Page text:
Yakuba Barka and his family fled on foot when the Boko Haram group attacked their community in northern Nigeria.
He and his family lived in Chibok — the same town in Borno State where Boko Haram, a Muslim militant group in northeast Nigeria, abducted more than 200 schoolgirls in 2014.
Barka and his wife and four children spent two years walking from one place to another, doing what work they could find in order to eat. Their trek ended at a center for internally displaced persons in Jalingo, the capital of Taraba State, where they have lived for the past four years.
The center is one of 10 camps for internally displaced persons around Jalingo, and it is sheltering people from around the country. Many of them, like Barka, 56, have fled violence perpetrated by Boko Haram or conflicts involving groups such as the Fulani herdsmen.
The United Methodist Church of Nigeria is providing ministry in the camps, which are operated by the government. An estimated 7,000 people, primarily women and children, are living in the camps.
The camp and the church’s ministry have been a boon for Barka and his family. “People are displaced now; they need comfort,” he said through an interpreter. People are receiving food, clothes and encouragement, he said.
Barka spoke with UM News during a visit by United Methodist Bishop John Wesley Yohanna to the camp. The bishop, along with Nigeria church staff and representatives of United Methodist Communications, brought anti-malarial bed nets, rice and corn for distribution to displaced people in four camps on May 31.
For Barka and his family, a return to their village is not a possibility until Boko Haram is stopped. He is looking for a regular job so that he can feed his family and make a life in Jalingo. His family has grown since they arrived in Jalingo: A fifth child was born in the camp in 2015.
Boko Haram also attacked and destroyed Talatu Donatus’ home in Bujum, forcing her and her family to flee to a camp in Jalingo. “I and my six children have lost everything since 2017 when our community was attacked. We have to flee in the night with my children, taking nothing with us. We have lost everything and now live in an IDP camp for the past two years.”
The United Methodist Church is providing support to displaced people in four states of Nigeria. In 2018, the episcopal area, partnering with the United Methodist Committee on Relief, provided material relief worth 25 million naira ($70,422 US). Through this effort, the church was able to reach 1,000 households with food, medication, clothes, hygiene materials and cooking wares in 17 communities of Benue, Taraba, Nasarawa and Adamawa states.
This month, UMCOR gave a solidarity grant of 3.54 million naira ($10,000 USD) as a rapid disaster response for the purchase of food and sanitary materials to 500 people who were displaced by recent attacks in Kona, Yawai, Murbai, Yelwa, Abbare and Jekurno, all in the Jalingo and Ardokola counties of Taraba State.
Bishop Yohanna, addressing the displaced persons in Mayodasa, expressed shock over the May 7 attacks in Murbai and Jekurno that left eight people dead. He called on church members to respond.
“I am shocked by the increasing levels of attacks on innocent people, like the ones that took place in the villages of Murbai and Jekurno,” he said. “As United Methodists, we stand with the affected families in prayers and call on members of The United Methodist Church to gladly welcome our brothers and sisters who are fleeing attacks in their communities. I want to call on the government to be proactive in responding to security challenges facing these communities.”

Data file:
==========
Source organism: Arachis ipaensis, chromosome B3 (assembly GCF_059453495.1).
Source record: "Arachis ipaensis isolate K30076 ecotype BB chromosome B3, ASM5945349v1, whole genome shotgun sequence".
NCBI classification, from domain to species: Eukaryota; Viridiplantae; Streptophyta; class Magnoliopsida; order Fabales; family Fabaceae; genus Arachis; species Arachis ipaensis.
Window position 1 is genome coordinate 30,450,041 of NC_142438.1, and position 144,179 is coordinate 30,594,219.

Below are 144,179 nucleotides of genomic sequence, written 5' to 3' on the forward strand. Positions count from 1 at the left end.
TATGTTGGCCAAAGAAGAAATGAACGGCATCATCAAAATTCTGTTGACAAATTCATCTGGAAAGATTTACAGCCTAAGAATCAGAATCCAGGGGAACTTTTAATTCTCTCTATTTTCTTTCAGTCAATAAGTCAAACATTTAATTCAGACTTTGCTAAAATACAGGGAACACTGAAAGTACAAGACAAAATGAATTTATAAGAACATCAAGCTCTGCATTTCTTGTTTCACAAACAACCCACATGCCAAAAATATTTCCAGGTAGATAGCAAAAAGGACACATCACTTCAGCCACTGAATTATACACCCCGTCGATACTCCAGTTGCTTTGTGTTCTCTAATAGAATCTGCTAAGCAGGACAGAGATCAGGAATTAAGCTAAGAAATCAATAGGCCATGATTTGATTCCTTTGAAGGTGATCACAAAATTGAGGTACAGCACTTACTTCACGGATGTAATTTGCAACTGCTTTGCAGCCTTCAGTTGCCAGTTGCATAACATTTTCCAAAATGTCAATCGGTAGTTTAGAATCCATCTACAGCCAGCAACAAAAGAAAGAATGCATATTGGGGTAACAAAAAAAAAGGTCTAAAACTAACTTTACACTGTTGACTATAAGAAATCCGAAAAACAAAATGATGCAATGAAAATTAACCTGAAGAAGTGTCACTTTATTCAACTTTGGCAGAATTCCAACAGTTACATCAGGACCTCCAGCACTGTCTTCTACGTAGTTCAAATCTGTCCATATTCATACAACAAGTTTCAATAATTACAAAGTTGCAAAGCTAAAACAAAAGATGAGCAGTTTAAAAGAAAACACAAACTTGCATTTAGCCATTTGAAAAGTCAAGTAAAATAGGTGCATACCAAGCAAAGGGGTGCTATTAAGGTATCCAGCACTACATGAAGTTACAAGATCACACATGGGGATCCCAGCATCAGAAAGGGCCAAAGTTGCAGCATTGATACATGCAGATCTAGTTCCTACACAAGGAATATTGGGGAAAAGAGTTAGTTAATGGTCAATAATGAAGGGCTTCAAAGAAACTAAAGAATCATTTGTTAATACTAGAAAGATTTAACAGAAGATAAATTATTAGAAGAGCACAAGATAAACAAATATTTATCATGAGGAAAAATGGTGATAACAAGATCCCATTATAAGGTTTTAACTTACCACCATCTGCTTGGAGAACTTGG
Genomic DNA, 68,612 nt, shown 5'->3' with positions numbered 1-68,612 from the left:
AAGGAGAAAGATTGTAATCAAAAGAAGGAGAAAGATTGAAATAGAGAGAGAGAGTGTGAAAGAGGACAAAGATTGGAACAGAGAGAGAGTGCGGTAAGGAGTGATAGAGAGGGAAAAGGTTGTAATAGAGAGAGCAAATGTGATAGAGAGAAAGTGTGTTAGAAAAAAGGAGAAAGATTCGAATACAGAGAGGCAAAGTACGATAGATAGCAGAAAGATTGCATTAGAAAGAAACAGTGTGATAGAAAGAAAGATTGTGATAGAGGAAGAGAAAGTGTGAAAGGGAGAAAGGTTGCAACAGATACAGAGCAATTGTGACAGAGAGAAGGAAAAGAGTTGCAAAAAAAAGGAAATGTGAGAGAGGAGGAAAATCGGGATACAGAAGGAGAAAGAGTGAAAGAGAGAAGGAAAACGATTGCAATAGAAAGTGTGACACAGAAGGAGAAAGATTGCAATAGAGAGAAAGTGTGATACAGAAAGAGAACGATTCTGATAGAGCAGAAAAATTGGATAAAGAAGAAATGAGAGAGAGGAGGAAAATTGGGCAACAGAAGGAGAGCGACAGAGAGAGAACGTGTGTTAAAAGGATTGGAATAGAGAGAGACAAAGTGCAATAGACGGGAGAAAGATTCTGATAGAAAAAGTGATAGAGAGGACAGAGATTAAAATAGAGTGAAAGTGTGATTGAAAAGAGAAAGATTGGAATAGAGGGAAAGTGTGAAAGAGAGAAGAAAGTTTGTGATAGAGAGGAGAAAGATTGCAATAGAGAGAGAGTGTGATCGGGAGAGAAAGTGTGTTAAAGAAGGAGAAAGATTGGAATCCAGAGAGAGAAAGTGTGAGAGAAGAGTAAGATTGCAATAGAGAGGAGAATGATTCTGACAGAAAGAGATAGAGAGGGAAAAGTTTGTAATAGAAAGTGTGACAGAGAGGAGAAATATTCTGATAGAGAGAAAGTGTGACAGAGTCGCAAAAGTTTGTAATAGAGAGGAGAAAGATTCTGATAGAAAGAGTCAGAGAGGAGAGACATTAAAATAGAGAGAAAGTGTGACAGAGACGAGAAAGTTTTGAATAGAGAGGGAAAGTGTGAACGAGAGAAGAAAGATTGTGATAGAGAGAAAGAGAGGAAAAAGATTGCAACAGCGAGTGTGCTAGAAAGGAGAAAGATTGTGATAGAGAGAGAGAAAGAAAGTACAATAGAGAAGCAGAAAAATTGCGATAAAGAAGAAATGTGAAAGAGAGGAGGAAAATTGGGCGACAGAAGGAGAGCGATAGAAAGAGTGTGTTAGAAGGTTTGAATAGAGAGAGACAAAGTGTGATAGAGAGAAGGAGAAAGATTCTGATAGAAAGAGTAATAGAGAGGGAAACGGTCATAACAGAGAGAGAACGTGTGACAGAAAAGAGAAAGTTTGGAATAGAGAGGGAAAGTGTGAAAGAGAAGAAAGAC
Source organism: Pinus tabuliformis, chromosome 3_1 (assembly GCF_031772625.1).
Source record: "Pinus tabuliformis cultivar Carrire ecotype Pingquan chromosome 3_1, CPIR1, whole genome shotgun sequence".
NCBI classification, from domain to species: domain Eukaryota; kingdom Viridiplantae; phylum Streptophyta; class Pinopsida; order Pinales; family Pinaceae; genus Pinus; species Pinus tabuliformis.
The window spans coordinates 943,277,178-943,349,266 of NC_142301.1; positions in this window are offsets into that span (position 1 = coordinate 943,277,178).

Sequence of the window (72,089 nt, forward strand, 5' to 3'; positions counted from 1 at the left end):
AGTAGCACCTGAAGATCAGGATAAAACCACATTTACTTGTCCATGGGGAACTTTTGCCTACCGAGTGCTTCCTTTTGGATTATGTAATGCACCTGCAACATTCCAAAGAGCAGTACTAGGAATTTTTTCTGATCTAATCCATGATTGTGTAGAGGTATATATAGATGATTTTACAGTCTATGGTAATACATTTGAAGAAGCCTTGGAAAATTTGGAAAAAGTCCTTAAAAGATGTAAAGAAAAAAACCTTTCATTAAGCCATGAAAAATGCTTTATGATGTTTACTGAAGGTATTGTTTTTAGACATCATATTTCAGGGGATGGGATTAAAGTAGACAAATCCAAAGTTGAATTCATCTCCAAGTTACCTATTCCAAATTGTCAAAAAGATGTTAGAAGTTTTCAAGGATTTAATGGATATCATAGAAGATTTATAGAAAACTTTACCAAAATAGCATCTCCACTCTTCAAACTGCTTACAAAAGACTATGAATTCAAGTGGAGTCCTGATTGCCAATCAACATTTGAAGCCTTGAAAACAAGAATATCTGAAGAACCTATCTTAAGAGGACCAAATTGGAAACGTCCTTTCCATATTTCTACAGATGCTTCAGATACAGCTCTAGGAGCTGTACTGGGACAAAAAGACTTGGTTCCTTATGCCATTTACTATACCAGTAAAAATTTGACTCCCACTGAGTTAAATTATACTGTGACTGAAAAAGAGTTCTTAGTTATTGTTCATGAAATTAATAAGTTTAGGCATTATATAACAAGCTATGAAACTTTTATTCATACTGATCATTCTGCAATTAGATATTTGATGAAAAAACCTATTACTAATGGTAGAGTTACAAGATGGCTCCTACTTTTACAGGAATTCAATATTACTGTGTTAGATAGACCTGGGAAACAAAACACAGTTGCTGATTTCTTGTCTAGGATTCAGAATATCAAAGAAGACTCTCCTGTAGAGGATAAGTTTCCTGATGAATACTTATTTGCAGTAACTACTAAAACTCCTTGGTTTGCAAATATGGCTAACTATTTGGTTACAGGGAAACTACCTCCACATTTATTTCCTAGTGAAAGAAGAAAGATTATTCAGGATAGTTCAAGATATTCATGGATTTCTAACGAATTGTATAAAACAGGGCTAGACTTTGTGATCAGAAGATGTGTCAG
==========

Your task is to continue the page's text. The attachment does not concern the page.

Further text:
The United Methodist Church in Nigeria, through its Rural Health Program, has reached out to the displaced people in Numan Camp with free medical care, including malaria treatment, tetanus, and free drugs for pregnant women and nursing mothers.
Joyce Madanga, the coordinator for Maternal and Child Health, led the team to the camp in Numan. “I am heartbroken seeing the level of health hazard these people are living in. The IDP camp is overcrowded. It looks like every day more people are displaced. These people are living in uncompleted buildings without restrooms. We are here as United Methodist Rural Health workers to offer medical assistance to our displaced brethren.”
Apart from the relief materials and medical care, The United Methodist Church in Nigeria through its evangelism and discipleship ministries is providing spiritual care, offering counseling and Bible studies to those who are Christians.
“We were able to open a new preaching center at Kulung near Mayodasa IDP camp to reach out to the displaced person by providing them with prayer, Bible studies, counseling and trauma healing,” said the Rev. Samuel Sule, the director of Evangelism and Discipleship for the Southern Nigeria Conference.
There is still a huge need among the displaced people in Taraba State, said Elizabeth Yohanna, the United Methodist Women’s president in the Southern Nigeria Conference. A lot of women and children are starving because there is not enough food to feed them, she said. She called on United Methodists to send more support to the IDP camps because that is where transformation is taking place.
The Rev. Ande Emmanuel is the administrative assistant to the bishop of the Nigeria Episcopal Area of The United Methodist Church. Tim Tanton is chief news officer of United Methodist Communications.
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